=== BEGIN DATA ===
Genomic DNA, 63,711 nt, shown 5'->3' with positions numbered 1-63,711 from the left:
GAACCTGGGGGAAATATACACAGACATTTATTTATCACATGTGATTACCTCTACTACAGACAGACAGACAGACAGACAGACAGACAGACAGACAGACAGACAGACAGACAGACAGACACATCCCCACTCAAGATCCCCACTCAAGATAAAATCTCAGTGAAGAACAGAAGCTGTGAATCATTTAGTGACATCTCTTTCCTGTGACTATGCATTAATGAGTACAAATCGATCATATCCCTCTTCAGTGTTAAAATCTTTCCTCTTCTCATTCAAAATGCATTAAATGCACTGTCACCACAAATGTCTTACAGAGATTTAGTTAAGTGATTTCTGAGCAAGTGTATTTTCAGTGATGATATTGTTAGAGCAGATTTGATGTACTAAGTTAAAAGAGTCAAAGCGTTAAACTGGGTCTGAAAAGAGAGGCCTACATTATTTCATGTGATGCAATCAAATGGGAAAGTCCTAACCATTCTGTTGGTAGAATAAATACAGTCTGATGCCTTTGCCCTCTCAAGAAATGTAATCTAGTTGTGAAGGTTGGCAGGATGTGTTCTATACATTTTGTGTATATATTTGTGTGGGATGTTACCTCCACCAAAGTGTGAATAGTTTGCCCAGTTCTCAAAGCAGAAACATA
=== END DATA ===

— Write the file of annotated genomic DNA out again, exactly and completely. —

Genomic DNA, 63,711 nt, shown 5'->3' with positions numbered 1-63,711 from the left:
GAACCTGGGGGAAATATACACAGACATTTATTTATCACATGTGATTACCTCTACTACAGACAGACAGACAGACAGACAGACAGACAGACAGACAGACAGACAGACAGACAGACAGACACATCCCCACTCAAGATCCCCACTCAAGATAAAATCTCAGTGAAGAACAGAAGCTGTGAATCATTTAGTGACATCTCTTTCCTGTGACTATGCATTAATGAGTACAAATCGATCATATCCCTCTTCAGTGTTAAAATCTTTCCTCTTCTCATTCAAAATGCATTAAATGCACTGTCACCACAAATGTCTTACAGAGATTTAGTTAAGTGATTTCTGAGCAAGTGTATTTTCAGTGATGATATTGTTAGAGCAGATTTGATGTACTAAGTTAAAAGAGTCAAAGCGTTAAACTGGGTCTGAAAAGAGAGGCCTACATTATTTCATGTGATGCAATCAAATGGGAAAGTCCTAACCATTCTGTTGGTAGAATAAATACAGTCTGATGCCTTTGCCCTCTCAAGAAATGTAATCTAGTTGTGAAGGTTGGCAGGATGTGTTCTATACATTTTGTGTATATATTTGTGTGGGATGTTACCTCCACCAAAGTGTGAATAGTTTGCCCAGTTCTCAAAGCAGAAACATA